July 10, 2023

Three Ways To Protect Your Child’s Teeth During Sports


Playing sports is a great way for your kids to get exercise and socialize with their peers. As much fun as a new sport may be for your little one, young athletes are at a higher risk for sports-related injuries. With fall sports in full swing, protecting your child’s teeth while they play sports, not just heavy contact sports, is important. The general cost of fixing a missing tooth can be more expensive than prevention. From head gear to safe play, here are a few ways you can protect your child’s teeth during sports.

Head Gear

Injuries on the court or field can be prevented by wearing a helmet. Helmets protect more than just a child’s head, especially one with a face guard. It can prevent your child from breaking or losing a tooth entirely. A face shield can also avoid damage to the delicate bones around the eyes, nose and even jaw. Hockey pucks, basketballs and racquetballs can cause severe facial damage at any age.

Even helmets without the additional front face guard can decrease the physical impact, which would normally cause children to bite down hard enough that they will chip their teeth.


Children participating in sports such as swimming or soccer may need to wear other forms of facial protection, such as mouth guards. However, unlike football, baseball, and lacrosse, not all sports require a mouth guard, in which case a child would be more prone to accident or injury.

In fact, the National Youth Sports Safety Foundation (NYSSF) reported that a child is 60 times more likely to suffer a sports injury without a mouthguard. Yet, according to American Academy of Pediatric Dentistry, 67% of parents admitted that their children do not wear a mouthguard during organized sports. Last year, the NYSSF forecasted that more than 3 million teeth would be knocked out in youth sporting events. According to the U.S. Centers for Disease Control and Prevention, more than half of the 7 million sports and recreation related injuries that occur each year are sustained by children as young as 5 years old.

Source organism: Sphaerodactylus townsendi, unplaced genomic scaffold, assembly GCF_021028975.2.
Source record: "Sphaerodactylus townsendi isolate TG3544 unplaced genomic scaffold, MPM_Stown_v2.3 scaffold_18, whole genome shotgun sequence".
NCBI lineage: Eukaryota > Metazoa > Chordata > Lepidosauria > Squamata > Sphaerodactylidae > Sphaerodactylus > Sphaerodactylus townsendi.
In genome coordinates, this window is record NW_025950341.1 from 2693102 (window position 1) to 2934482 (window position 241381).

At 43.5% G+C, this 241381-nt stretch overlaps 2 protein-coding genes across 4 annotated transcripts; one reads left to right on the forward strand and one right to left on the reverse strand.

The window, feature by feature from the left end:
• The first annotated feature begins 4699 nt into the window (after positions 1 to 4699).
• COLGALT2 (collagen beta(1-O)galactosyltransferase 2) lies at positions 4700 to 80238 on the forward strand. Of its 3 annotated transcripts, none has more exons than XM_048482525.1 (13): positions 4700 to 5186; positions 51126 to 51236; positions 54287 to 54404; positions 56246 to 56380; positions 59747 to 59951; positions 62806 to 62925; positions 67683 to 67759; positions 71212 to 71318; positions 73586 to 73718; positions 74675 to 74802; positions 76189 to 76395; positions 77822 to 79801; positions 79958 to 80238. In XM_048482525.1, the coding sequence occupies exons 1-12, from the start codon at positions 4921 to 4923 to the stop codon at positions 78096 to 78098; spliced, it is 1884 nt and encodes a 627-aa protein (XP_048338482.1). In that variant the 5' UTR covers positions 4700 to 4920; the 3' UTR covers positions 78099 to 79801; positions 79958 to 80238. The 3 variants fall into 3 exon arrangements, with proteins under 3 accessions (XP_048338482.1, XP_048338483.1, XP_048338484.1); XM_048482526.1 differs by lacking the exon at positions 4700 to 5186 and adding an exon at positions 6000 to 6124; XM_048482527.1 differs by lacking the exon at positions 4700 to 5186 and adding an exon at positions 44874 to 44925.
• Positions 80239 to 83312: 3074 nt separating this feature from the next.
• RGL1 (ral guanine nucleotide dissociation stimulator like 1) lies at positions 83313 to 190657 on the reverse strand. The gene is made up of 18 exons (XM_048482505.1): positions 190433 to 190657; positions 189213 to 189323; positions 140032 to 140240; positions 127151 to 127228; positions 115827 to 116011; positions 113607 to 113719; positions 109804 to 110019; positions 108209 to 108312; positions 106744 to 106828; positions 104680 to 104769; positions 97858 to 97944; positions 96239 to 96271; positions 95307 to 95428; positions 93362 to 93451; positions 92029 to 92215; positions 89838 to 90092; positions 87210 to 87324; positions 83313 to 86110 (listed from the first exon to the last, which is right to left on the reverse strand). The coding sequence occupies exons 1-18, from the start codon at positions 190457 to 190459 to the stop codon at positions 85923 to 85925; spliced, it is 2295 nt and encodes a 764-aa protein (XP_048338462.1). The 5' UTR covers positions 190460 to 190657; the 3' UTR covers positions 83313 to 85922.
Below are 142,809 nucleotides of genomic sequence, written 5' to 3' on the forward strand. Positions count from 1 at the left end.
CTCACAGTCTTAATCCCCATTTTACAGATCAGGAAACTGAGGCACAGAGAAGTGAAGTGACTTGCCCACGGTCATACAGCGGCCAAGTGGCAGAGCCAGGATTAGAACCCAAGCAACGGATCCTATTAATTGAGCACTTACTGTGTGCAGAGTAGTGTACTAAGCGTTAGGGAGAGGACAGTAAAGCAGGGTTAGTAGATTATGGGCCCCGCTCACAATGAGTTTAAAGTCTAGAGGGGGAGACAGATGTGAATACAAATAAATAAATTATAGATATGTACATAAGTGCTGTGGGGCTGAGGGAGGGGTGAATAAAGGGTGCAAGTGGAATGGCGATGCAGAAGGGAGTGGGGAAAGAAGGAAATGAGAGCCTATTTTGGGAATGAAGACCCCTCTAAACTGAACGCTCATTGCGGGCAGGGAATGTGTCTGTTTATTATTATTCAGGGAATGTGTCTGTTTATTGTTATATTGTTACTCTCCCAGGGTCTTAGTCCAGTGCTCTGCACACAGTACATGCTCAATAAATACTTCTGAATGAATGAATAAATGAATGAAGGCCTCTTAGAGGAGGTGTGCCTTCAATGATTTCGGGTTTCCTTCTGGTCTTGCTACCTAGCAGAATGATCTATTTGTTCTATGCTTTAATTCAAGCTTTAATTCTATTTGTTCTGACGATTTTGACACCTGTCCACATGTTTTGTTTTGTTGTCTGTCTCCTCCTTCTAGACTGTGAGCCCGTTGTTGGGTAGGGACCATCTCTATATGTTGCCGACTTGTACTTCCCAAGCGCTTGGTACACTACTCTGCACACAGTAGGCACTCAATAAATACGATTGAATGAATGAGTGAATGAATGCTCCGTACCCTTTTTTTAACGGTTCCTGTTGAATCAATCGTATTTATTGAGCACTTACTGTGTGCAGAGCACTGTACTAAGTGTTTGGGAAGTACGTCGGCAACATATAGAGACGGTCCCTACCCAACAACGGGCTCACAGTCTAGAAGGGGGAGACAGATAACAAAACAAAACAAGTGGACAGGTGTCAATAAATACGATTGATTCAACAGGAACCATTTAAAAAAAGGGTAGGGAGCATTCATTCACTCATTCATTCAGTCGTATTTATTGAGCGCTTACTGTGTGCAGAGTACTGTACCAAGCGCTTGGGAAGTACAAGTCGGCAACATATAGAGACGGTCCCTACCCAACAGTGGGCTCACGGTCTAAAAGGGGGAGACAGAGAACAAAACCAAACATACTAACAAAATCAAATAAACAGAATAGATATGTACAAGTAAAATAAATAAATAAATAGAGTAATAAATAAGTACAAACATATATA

While sports equipment can be expensive, mouthguards continue to stay an affordable piece of protective equipment preventing a child from losing or chipping a tooth. Parents can find them at local sports stores where they usually come in one-size fits all. However, only buy those that have the American Dental Association (ADA) seal of acceptance. Mouthguards that don’t have this seal may not meet the dental profession’s standards for protecting teeth and lips. A custom mouth guard is typically recommended by pediatric dentists, which will better protect your child, and are still far less expensive than the alternative: a replacement tooth.


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